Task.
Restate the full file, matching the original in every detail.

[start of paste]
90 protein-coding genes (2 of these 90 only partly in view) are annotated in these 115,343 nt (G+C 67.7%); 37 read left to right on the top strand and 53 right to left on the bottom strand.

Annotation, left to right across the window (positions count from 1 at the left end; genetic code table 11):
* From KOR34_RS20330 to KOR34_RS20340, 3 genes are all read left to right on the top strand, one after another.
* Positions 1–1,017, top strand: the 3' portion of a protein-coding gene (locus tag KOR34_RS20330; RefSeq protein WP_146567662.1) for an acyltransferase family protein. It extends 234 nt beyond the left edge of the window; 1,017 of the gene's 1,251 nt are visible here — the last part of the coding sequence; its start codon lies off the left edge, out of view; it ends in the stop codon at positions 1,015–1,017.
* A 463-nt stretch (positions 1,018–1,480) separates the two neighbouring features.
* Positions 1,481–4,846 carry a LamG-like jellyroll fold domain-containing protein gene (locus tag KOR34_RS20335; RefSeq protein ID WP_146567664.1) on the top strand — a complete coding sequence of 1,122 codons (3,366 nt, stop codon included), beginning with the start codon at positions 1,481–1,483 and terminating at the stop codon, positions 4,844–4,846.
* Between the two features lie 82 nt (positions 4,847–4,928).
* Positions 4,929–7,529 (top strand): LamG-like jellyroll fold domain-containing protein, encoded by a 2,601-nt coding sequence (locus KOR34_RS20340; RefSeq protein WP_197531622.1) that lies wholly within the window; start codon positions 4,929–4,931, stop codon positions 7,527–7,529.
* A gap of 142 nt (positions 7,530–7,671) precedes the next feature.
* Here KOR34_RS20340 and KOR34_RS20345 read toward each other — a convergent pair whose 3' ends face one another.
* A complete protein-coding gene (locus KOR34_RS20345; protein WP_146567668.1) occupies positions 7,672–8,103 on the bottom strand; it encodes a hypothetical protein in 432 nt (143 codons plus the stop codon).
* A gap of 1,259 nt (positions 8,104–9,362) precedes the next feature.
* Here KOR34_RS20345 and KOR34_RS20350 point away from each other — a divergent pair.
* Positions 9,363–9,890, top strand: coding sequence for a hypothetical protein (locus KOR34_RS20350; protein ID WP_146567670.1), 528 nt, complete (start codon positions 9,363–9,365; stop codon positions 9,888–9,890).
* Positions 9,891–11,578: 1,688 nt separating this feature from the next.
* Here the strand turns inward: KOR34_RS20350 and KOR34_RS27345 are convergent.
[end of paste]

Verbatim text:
90 protein-coding genes (2 of these 90 only partly in view) are annotated in these 115,343 nt (G+C 67.7%); 37 read left to right on the top strand and 53 right to left on the bottom strand.

Annotation, left to right across the window (positions count from 1 at the left end; genetic code table 11):
* From KOR34_RS20330 to KOR34_RS20340, 3 genes are all read left to right on the top strand, one after another.
* Positions 1–1,017, top strand: the 3' portion of a protein-coding gene (locus tag KOR34_RS20330; RefSeq protein WP_146567662.1) for an acyltransferase family protein. It extends 234 nt beyond the left edge of the window; 1,017 of the gene's 1,251 nt are visible here — the last part of the coding sequence; its start codon lies off the left edge, out of view; it ends in the stop codon at positions 1,015–1,017.
* A 463-nt stretch (positions 1,018–1,480) separates the two neighbouring features.
* Positions 1,481–4,846 carry a LamG-like jellyroll fold domain-containing protein gene (locus tag KOR34_RS20335; RefSeq protein ID WP_146567664.1) on the top strand — a complete coding sequence of 1,122 codons (3,366 nt, stop codon included), beginning with the start codon at positions 1,481–1,483 and terminating at the stop codon, positions 4,844–4,846.
* Between the two features lie 82 nt (positions 4,847–4,928).
* Positions 4,929–7,529 (top strand): LamG-like jellyroll fold domain-containing protein, encoded by a 2,601-nt coding sequence (locus KOR34_RS20340; RefSeq protein WP_197531622.1) that lies wholly within the window; start codon positions 4,929–4,931, stop codon positions 7,527–7,529.
* A gap of 142 nt (positions 7,530–7,671) precedes the next feature.
* Here KOR34_RS20340 and KOR34_RS20345 read toward each other — a convergent pair whose 3' ends face one another.
* A complete protein-coding gene (locus KOR34_RS20345; protein WP_146567668.1) occupies positions 7,672–8,103 on the bottom strand; it encodes a hypothetical protein in 432 nt (143 codons plus the stop codon).
* A gap of 1,259 nt (positions 8,104–9,362) precedes the next feature.
* Here KOR34_RS20345 and KOR34_RS20350 point away from each other — a divergent pair.
* Positions 9,363–9,890, top strand: coding sequence for a hypothetical protein (locus KOR34_RS20350; protein ID WP_146567670.1), 528 nt, complete (start codon positions 9,363–9,365; stop codon positions 9,888–9,890).
* Positions 9,891–11,578: 1,688 nt separating this feature from the next.
* Here the strand turns inward: KOR34_RS20350 and KOR34_RS27345 are convergent.